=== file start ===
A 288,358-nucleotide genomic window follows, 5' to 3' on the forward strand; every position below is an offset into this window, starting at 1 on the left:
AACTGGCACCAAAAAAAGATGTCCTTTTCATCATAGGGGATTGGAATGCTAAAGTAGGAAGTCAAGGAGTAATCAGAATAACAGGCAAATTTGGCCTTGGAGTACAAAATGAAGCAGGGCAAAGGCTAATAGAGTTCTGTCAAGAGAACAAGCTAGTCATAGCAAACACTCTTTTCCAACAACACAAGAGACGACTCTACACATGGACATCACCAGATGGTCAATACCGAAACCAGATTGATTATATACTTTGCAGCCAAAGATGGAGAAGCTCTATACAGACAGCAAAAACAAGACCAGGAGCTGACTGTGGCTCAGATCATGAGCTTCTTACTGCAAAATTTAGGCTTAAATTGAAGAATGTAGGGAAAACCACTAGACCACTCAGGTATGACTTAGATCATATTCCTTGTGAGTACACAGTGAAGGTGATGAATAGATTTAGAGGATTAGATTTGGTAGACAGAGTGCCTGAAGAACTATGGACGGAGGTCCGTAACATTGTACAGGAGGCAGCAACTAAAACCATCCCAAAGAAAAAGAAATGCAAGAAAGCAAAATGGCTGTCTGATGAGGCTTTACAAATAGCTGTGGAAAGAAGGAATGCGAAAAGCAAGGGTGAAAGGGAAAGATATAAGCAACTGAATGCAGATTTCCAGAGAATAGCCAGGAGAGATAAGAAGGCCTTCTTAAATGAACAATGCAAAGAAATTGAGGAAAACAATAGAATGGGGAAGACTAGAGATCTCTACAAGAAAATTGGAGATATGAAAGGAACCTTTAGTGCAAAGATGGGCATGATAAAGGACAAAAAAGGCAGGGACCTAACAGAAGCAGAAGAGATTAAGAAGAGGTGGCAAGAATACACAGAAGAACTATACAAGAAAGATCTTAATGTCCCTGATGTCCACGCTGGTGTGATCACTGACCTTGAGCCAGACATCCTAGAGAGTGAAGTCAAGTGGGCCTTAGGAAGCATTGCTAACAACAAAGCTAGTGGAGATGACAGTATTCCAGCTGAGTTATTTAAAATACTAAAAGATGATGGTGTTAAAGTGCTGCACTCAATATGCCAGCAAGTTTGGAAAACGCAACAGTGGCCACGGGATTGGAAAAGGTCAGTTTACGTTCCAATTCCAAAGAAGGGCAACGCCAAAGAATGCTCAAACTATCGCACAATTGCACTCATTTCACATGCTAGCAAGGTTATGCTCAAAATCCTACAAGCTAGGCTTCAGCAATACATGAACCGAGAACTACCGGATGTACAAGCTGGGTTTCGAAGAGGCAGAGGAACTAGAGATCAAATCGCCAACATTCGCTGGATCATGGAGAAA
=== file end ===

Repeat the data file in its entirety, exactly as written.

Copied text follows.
A 288,358-nucleotide genomic window follows, 5' to 3' on the forward strand; every position below is an offset into this window, starting at 1 on the left:
AACTGGCACCAAAAAAAGATGTCCTTTTCATCATAGGGGATTGGAATGCTAAAGTAGGAAGTCAAGGAGTAATCAGAATAACAGGCAAATTTGGCCTTGGAGTACAAAATGAAGCAGGGCAAAGGCTAATAGAGTTCTGTCAAGAGAACAAGCTAGTCATAGCAAACACTCTTTTCCAACAACACAAGAGACGACTCTACACATGGACATCACCAGATGGTCAATACCGAAACCAGATTGATTATATACTTTGCAGCCAAAGATGGAGAAGCTCTATACAGACAGCAAAAACAAGACCAGGAGCTGACTGTGGCTCAGATCATGAGCTTCTTACTGCAAAATTTAGGCTTAAATTGAAGAATGTAGGGAAAACCACTAGACCACTCAGGTATGACTTAGATCATATTCCTTGTGAGTACACAGTGAAGGTGATGAATAGATTTAGAGGATTAGATTTGGTAGACAGAGTGCCTGAAGAACTATGGACGGAGGTCCGTAACATTGTACAGGAGGCAGCAACTAAAACCATCCCAAAGAAAAAGAAATGCAAGAAAGCAAAATGGCTGTCTGATGAGGCTTTACAAATAGCTGTGGAAAGAAGGAATGCGAAAAGCAAGGGTGAAAGGGAAAGATATAAGCAACTGAATGCAGATTTCCAGAGAATAGCCAGGAGAGATAAGAAGGCCTTCTTAAATGAACAATGCAAAGAAATTGAGGAAAACAATAGAATGGGGAAGACTAGAGATCTCTACAAGAAAATTGGAGATATGAAAGGAACCTTTAGTGCAAAGATGGGCATGATAAAGGACAAAAAAGGCAGGGACCTAACAGAAGCAGAAGAGATTAAGAAGAGGTGGCAAGAATACACAGAAGAACTATACAAGAAAGATCTTAATGTCCCTGATGTCCACGCTGGTGTGATCACTGACCTTGAGCCAGACATCCTAGAGAGTGAAGTCAAGTGGGCCTTAGGAAGCATTGCTAACAACAAAGCTAGTGGAGATGACAGTATTCCAGCTGAGTTATTTAAAATACTAAAAGATGATGGTGTTAAAGTGCTGCACTCAATATGCCAGCAAGTTTGGAAAACGCAACAGTGGCCACGGGATTGGAAAAGGTCAGTTTACGTTCCAATTCCAAAGAAGGGCAACGCCAAAGAATGCTCAAACTATCGCACAATTGCACTCATTTCACATGCTAGCAAGGTTATGCTCAAAATCCTACAAGCTAGGCTTCAGCAATACATGAACCGAGAACTACCGGATGTACAAGCTGGGTTTCGAAGAGGCAGAGGAACTAGAGATCAAATCGCCAACATTCGCTGGATCATGGAGAAA